Thursday, March 9, 2017
The question is-Will Donald Trump become America’s first President impeached for sending libelous tweets? (Probably not!)
Harvard Law professor and constitutional scholar Laurence Tribe says yes. Tribe argues that libelous Presidential tweets to millions of people – in this case, Trump’s accusation of an illegal wiretap by the Obama administration – are the definition an impeachable “political crime” of office, which Congress may use to file impeachment charge.
He’s also part of a group suing the President for violating our Constitution’s Emoluments clause.
Professor Tribe’s point is that Trump’s use of the Presidency, and by extension the Presidential Twitter account, isn’t just a personal matter. Accusing an ex-President libelous official criminal charge without a shred of evidence constitutes a political crime by the malicious accuser. A Federalist essay written by the founding father Alexander Hamilton backs him up.
Alexander Hamilton’s essay Federalist 65 which lays out the logical basis for both when a president should be impeached, and why the founders designated Legislative Houses to different tasks in the process.
Hamilton was in no way unclear that an improper act of political gain – like accusing your predecessor of a crime he didn’t commit and then begging Congress to investigate your own libelous statement – is the very definition of an impeachable “POLITICAL “offense. Here is an excerpt of Hamilton’s Federalist 65:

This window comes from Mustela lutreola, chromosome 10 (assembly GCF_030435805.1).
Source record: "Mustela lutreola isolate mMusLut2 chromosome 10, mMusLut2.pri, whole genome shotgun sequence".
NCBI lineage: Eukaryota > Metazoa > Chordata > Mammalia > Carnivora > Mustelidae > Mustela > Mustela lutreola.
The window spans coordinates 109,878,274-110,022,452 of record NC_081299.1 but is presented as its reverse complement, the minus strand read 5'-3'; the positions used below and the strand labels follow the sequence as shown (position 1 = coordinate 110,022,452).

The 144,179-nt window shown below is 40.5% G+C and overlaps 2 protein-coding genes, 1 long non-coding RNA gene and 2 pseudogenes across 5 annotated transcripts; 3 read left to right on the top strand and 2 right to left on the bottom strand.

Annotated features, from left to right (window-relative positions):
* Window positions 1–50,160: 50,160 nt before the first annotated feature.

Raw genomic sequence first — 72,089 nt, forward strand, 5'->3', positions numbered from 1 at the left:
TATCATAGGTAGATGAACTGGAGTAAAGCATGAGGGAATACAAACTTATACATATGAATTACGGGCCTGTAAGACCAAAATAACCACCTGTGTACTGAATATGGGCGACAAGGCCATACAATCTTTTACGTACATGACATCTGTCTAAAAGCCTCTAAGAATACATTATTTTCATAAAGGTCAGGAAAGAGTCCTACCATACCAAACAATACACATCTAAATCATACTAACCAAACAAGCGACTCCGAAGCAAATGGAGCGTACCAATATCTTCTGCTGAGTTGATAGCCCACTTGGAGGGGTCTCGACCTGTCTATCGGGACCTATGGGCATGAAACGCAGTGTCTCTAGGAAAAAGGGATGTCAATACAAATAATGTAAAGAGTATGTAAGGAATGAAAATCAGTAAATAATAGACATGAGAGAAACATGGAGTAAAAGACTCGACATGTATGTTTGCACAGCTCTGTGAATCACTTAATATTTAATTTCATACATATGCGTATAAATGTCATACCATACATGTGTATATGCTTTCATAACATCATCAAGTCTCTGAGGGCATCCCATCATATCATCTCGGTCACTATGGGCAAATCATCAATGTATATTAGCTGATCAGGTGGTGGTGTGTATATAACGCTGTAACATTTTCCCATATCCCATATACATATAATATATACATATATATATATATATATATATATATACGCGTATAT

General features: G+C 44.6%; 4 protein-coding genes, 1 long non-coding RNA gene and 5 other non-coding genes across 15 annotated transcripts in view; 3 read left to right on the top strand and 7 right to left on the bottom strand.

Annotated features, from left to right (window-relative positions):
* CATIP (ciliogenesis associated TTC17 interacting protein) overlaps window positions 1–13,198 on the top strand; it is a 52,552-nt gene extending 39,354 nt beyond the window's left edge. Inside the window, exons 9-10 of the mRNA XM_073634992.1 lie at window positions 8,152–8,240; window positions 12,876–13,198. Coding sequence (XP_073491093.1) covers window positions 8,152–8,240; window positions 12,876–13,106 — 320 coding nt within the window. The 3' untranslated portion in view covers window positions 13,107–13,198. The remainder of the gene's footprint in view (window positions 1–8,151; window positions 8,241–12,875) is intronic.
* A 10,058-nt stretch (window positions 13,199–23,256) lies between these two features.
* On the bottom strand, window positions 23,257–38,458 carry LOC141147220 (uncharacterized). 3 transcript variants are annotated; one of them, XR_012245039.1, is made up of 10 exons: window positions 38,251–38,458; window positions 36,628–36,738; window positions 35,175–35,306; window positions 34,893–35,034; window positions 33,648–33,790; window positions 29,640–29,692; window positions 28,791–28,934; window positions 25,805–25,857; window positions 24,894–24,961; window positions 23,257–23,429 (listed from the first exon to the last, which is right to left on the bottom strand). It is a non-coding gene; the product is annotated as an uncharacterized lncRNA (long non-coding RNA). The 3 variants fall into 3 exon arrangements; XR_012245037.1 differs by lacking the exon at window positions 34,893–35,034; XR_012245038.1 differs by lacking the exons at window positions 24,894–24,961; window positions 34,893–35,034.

A well-constituted court for the trial of impeachments is an object not more to be desired than difficult to be obtained in a government wholly elective. The subjects of its jurisdiction are those offenses which proceed from the misconduct of public men, or, in other words, from the abuse or violation of some public trust.
They are of a nature which may with peculiar propriety be denominated POLITICAL, as they relate chiefly to injuries done immediately to the society itself.
Professor Tribe also tweeted about an interesting part of the Constitution’s 25th Amendment, which would allow Congress to sideline Donald Trump without a trial, by passing a law with a veto-proof majority to remove him from office. It’s never before been attempted, but the language has all of the force of the supreme law of the land.
Plainly, someone spoke with Laurence Tribe about the powerful statement he’s making that a President can be impeached merely for sending libelous tweets.
The Professor’s response amounts to ‘Live by the tweet, get impeached by the tweet.’'
So Will Donald Trump become America’s first President impeached for sending libelous tweets? (Probably not!, but it's fun to think about it!)